It was a lovely day, and with a model this size I reckoned I could take the pictures on the grass in the garden.
I'll probably do some post work on them for the modelling forum etc but here's unadulterated images.
Well you can decide for yourself whether the hassle with the hinges was worth it. I've seen some more posts on the net complaining about lack of detail on this kit. For the money my opnion is it's superb.
p.s. all the mud was painted with an old toothbrush and a credit card :)
It's all sprayed Silver. This is also the amount of parts I'm leaving it at before final asembly. Ypu'll notice a few tiny parts on the table too which I think will be placed on when the cabin is attached.
Well, guess what? I forgot to put any latex on. Doh! So I'll have to add the silver the old fashioned way with drybrushing. I've sprayed it all olive green and added the decals. I always add some Johnsons Klear to the decals after to help strengthen them and stop them peeling. There were loads of decals left over, with different number markings. Also, there were some screws left over and a couple of hinges, so there are spares.
I've taken the wheels off to make life a bit easier as well. Windows and clear parts will be put on last.
I've got quite a bit done now as you'll see so here's a couple of updates put together.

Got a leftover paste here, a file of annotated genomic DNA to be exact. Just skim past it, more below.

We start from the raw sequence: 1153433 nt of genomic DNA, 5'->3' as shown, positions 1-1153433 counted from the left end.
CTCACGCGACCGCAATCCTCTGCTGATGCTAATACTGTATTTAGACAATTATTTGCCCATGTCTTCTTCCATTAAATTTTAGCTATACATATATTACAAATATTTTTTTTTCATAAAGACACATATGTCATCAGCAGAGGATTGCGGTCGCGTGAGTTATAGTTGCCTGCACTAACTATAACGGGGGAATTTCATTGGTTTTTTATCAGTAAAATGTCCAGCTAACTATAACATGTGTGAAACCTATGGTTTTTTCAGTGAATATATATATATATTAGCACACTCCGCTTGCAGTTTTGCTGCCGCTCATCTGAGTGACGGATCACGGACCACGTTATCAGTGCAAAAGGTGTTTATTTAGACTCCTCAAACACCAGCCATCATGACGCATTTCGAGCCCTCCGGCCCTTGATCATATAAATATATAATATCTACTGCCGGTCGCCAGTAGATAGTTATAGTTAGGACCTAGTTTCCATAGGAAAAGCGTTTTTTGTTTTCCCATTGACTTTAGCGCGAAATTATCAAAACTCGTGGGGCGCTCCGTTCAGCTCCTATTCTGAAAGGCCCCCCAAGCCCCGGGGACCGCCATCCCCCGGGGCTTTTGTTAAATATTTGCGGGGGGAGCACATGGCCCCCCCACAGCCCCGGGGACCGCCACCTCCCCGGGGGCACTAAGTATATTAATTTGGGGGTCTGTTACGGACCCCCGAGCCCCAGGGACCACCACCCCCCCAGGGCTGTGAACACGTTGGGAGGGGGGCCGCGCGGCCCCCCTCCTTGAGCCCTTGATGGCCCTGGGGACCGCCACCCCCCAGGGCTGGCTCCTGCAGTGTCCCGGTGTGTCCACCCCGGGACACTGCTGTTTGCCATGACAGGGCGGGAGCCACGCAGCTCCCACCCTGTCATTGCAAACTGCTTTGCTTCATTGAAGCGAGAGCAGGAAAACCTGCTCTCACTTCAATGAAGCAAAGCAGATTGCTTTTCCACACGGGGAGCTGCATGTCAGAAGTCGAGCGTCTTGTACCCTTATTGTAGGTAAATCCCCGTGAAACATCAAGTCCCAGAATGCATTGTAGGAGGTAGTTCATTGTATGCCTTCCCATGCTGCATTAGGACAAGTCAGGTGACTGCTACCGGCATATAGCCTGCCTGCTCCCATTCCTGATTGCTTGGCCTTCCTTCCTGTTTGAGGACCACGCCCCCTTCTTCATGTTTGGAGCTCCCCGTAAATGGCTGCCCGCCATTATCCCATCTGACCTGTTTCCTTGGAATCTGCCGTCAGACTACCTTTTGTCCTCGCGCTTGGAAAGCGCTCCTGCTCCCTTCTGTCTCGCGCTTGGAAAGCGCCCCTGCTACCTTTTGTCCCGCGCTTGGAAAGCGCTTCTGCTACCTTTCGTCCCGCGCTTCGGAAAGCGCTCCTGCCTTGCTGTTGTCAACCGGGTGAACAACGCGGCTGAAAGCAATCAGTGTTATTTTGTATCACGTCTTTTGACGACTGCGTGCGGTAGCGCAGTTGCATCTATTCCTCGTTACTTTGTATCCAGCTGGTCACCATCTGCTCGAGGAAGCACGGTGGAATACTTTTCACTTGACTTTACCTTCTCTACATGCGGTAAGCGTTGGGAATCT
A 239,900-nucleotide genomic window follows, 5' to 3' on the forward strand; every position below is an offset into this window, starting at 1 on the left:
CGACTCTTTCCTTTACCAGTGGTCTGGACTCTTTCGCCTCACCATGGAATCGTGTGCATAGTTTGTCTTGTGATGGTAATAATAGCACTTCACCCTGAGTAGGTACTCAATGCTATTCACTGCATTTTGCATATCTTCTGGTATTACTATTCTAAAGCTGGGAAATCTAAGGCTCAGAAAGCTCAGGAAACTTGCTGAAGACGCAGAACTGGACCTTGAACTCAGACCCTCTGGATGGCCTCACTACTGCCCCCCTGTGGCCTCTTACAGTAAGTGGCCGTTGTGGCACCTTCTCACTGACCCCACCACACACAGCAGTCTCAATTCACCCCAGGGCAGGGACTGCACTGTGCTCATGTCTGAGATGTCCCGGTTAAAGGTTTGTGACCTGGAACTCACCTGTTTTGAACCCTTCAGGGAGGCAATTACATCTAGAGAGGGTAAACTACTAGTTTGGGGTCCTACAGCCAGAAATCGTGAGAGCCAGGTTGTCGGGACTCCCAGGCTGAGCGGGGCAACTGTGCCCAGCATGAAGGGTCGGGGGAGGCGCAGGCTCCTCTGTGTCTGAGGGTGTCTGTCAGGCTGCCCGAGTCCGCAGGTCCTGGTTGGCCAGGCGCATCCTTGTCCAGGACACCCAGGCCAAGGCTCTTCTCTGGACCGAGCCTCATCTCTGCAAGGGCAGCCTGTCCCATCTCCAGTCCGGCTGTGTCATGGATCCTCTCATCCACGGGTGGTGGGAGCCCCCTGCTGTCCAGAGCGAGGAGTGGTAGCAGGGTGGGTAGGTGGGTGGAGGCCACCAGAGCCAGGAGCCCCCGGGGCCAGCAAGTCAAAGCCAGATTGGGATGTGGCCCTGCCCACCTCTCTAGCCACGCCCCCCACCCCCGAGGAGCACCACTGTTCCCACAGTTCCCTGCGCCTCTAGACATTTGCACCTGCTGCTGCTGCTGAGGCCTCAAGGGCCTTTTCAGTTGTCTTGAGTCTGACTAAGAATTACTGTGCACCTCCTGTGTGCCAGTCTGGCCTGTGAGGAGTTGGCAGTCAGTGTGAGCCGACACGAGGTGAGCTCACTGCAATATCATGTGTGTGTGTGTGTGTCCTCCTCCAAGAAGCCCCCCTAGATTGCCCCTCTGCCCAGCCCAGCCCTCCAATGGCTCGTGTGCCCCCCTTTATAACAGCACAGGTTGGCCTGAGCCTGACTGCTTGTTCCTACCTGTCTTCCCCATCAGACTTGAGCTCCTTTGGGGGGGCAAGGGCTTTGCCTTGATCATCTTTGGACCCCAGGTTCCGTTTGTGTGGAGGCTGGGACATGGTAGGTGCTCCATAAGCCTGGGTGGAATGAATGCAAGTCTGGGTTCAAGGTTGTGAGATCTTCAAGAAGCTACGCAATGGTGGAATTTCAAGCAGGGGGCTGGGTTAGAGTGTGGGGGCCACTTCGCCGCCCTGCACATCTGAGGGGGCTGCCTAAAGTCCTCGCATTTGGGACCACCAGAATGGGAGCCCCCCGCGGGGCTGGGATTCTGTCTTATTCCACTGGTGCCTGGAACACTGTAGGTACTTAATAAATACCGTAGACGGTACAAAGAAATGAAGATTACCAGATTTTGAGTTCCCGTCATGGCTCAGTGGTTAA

Tricky bit here. See the small wheels on seperate bogeys, they're held in place by a spindle that just touches the outer carriage. Thing is, a slight shake and they all fall off. I got round this by adding more tension to the assembly, and I did by that by boiling a cup of water, dipping the carriage in the water and while hot bringing the carriage closer together. So when the bogey goes in it's held under greater tension and is a lot more stable.
This is the lower assembly pretty much done. P.S., see the tweezers on the right? You'll need those!
And here is where my trouble began.
It's those blooming hinges. I had 3 attempts to get this right. Instructions say use super glue, and those are tiny rivets that stick through into both pieces. The hinges just wouldn't stop peeling off as I tried to open and close the doors after it dried. The hinges are pretty stiff, I'm not using oil on them though! So, super glue didn't work, next I tried just plastic gle, allowing the rivets to hold the hinge in place. That also didn't work, again the hinges are just too stiff and pulled away again. Patience, remember patience.
Lastly I tried the hot glue gun. It's a very unweildly way to work but I managed to just rub the hinges on the nozzle getting enough glue on them to allow to stick. Remember, your dealing with a piece of hinged metal the size of a baby's fingernail here! I could have I suppose just glued all the hinges in place without worrying about them ever opening, butI bought a kit that will show interior and I'm going for it!
So, the hot glue worked, but was a bit messy. it holds strongly enough to allow open and closing. The doors aren't the only places hinges are present so it's important to get this working right. I haven't got the rivets though, but I'm going to live with that. Working with a hot glue gun and tweezers will test anyone's patience to the max.
Lot's done here. I've completed the cabin assembly, can you see the hinged bonnet? That has another 12 hinges to sort out! Also the gun assembly is almost finished. This has options for 2 different type of gun (with carrying handle or without).